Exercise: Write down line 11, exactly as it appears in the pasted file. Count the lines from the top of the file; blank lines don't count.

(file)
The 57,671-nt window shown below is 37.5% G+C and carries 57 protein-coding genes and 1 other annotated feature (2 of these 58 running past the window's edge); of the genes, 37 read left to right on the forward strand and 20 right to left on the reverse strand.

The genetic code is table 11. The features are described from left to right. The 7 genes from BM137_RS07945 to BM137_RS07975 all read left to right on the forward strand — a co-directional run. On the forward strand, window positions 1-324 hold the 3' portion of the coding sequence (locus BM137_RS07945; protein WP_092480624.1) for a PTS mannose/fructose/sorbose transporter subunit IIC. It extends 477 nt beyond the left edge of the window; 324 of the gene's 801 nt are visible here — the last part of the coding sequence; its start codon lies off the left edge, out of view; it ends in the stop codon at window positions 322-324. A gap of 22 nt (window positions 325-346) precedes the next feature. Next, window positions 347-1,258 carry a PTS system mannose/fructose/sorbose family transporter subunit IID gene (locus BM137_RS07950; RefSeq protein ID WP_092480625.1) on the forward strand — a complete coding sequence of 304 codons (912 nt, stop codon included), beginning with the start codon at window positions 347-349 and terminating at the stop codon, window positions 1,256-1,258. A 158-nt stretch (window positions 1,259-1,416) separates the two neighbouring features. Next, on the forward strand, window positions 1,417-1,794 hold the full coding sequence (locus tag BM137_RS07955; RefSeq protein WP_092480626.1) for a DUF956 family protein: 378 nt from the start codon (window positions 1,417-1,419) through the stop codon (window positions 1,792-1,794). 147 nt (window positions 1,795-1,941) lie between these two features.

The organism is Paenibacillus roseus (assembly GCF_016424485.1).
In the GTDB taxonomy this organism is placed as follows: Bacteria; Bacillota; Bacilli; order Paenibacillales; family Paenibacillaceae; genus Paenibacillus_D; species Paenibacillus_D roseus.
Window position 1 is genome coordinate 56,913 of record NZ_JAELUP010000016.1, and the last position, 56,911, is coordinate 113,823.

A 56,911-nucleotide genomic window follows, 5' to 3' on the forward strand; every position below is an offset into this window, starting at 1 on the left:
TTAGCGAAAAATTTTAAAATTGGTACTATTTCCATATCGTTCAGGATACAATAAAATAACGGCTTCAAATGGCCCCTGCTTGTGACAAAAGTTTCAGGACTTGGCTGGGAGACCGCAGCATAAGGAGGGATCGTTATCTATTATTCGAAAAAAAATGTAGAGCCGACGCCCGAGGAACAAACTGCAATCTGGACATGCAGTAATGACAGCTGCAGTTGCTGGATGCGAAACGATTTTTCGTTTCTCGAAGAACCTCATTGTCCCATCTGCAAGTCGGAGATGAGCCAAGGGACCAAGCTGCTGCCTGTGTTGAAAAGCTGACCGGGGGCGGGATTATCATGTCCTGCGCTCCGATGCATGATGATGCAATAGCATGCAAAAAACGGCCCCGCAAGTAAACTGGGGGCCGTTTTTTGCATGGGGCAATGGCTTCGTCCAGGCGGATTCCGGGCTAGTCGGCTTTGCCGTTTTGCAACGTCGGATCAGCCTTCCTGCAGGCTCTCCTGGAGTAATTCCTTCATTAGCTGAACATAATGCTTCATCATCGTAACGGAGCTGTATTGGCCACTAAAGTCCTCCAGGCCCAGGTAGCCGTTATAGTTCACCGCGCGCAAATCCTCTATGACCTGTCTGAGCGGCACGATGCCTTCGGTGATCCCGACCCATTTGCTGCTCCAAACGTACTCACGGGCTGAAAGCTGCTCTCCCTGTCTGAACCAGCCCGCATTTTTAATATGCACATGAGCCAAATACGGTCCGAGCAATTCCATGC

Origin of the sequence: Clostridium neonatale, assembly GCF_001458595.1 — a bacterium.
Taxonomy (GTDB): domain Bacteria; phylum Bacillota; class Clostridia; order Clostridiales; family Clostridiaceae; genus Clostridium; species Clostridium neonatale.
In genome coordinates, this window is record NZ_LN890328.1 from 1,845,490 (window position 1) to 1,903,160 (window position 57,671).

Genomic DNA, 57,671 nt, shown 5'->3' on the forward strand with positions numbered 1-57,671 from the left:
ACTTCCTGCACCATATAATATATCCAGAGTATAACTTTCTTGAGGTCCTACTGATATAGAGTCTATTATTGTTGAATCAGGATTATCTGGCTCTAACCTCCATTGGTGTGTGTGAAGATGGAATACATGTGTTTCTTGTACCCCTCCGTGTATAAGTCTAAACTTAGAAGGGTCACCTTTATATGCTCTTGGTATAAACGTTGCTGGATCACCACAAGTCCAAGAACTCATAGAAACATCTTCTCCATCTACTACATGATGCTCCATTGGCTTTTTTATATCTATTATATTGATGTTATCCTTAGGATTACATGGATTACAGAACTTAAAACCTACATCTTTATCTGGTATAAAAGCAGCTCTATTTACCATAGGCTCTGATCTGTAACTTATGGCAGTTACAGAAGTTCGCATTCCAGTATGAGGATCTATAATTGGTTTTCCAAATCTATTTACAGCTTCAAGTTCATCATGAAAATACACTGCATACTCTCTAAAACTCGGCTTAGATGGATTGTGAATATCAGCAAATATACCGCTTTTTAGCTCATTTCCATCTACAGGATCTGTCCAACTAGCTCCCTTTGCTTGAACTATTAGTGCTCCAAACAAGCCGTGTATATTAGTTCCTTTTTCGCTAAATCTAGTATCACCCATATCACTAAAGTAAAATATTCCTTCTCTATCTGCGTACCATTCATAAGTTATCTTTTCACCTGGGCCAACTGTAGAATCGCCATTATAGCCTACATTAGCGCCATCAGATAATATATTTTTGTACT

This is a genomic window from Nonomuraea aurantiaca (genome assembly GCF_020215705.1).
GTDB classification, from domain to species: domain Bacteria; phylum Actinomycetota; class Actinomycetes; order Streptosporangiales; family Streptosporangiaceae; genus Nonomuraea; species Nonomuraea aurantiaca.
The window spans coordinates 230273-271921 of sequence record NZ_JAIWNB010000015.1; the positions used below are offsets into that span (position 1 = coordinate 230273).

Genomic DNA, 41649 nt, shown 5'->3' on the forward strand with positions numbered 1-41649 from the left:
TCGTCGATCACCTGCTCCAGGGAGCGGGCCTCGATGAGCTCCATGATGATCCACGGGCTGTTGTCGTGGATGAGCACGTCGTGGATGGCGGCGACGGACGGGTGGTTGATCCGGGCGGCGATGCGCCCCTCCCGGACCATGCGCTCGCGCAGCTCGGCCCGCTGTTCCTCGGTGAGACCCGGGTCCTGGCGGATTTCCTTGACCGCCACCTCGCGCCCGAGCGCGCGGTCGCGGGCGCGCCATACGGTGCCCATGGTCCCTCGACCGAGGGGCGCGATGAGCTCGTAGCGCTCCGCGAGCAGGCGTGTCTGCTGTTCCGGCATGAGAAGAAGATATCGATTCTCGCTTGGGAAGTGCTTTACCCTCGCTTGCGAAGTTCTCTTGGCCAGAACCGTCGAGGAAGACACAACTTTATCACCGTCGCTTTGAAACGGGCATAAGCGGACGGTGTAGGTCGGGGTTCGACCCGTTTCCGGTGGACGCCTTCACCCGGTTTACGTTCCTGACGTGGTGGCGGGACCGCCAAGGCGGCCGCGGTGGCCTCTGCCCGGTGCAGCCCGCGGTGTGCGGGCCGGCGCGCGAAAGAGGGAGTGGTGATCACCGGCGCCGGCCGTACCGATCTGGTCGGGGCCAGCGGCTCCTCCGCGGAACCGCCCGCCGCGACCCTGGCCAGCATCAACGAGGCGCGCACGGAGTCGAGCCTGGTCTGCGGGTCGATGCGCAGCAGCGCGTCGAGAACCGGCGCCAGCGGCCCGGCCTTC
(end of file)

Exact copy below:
Genomic DNA, 57,671 nt, shown 5'->3' on the forward strand with positions numbered 1-57,671 from the left: